Tsujii Laboratory ---

Protein-Protein Interaction (BioCreAtIvE2 Challenge)

The Tsujii-lab group participated in the 2006 Second BioCreative text mining challenge(http://biocreative.sourceforge.net/biocreative_2.html). We participated in the Protein-Protein Interaction Pairs subtask (BC2 PPI IPS), and our Team ID was T19 BC2 PPI. This subsection is based on work done by Sætre et al. [7].

1. Introduction

The goal of this work was to evaluate how well the AKANE system could perform on a full-text Protein-Protein Interaction (PPI) Information Extraction (IE) task. AKANE is a recently developed, sentence-level PPI system that achieved a 57.3 F-score on the AImed corpus [8]. In order to use the AKANE system for the BioCreative task, the given training data had to be preprocessed. The BioCreative training data consisted of a list of interacting protein pair identifiers for each given full-text article, while the expected input for the AKANE system is annotated sentences, as in the AImed corpus. In order to transform the full-text articles into AImed sentence-level annotations, the text was first stripped of all HTML coding to get a plain text representation. Then, each mention of protein names were tagged by a Named Entity Recognizer (NER), and all interacting and co-occurring pairs in single sentences were used for training. A Pipeline architecture was chosen to deal with each of these challenges separately. Some post-processing was also necessary, in order to transform the results from the AKANE system into the expected format for the BioCreative2 challenge. The post-processing included filtering and ranking the results, and balancing precision and recall to maximize the F-score.

2. Content

Our system was implemented using a pipeline architecture, where separate modules were put together to deal with each of the following tasks: Sentence Detection (SD), Named Entity Recognition (NER), Parsing, and Protein-Protein-Interaction (PPI) extraction. All the modules use some form of machine learning to maximize the performance on small manually annotated biological training corpora. A separate module was also made for transforming the article-level BioCreative training data into a sentence level AImed PPI-style format. Figure 1 shows an overview of the pipeline and each of the modules are briefly described in the following subparagraphs.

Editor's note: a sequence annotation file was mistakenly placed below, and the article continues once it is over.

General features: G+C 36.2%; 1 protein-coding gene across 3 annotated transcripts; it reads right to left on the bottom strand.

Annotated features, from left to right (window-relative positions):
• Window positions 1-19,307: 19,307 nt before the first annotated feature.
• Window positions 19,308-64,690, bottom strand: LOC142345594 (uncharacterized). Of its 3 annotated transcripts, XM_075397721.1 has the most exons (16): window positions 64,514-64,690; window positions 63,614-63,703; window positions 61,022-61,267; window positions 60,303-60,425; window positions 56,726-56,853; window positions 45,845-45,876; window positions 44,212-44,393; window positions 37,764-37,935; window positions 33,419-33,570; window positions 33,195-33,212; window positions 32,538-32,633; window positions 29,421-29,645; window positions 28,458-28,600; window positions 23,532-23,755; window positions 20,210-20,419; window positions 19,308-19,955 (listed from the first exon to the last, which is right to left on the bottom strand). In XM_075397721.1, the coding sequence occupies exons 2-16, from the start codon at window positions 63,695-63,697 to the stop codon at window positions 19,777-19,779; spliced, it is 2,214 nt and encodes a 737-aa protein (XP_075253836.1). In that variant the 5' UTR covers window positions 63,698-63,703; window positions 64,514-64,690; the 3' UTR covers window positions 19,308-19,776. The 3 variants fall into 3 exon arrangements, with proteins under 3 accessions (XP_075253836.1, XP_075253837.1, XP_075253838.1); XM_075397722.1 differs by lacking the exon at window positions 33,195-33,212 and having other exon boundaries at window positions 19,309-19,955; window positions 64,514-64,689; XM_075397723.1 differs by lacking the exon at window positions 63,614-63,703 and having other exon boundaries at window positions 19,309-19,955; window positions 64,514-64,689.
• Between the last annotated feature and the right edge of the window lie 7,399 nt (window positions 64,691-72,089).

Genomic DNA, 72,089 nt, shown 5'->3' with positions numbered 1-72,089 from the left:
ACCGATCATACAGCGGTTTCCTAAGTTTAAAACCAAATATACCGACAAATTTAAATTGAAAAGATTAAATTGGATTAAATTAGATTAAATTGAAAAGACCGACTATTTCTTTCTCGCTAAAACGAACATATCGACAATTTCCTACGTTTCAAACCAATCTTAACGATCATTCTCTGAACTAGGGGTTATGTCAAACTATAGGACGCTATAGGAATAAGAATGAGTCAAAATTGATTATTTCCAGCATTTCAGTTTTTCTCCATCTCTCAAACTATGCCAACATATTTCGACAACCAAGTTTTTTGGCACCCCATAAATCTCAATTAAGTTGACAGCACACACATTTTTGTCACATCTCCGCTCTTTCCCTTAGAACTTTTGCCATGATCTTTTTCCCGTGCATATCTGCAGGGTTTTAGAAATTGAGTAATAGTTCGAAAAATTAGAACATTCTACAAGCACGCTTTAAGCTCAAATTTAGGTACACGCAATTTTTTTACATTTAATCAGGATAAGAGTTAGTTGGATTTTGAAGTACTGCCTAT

3. Sentence Detection

The sentence splitter for biomedical text was trained by a maximum entropy (MaxEnt) method [1], and it employs the GENiA corpus for training [4]. First, the sentence splitter detects candidate positions for splitting using selected delimiters: periods, commas, single/double quotation marks, right parentheses, etc. Then, it classifies whether the positions really split sentences or not. Features used by the classifier are: Delimiters, Previous/Next words, and information about special characters, numbers and capitalization. Some transformations of the words, like removing commas, parentheses, etc. and making lower-case versions were also used. The classifier achieved an F-score of 99.7 on 200 unseen GENiA abstracts. However, there seem to be slightly more errors on the BioCreative data set, mainly because of full text HTML encoding and figure explanation texts.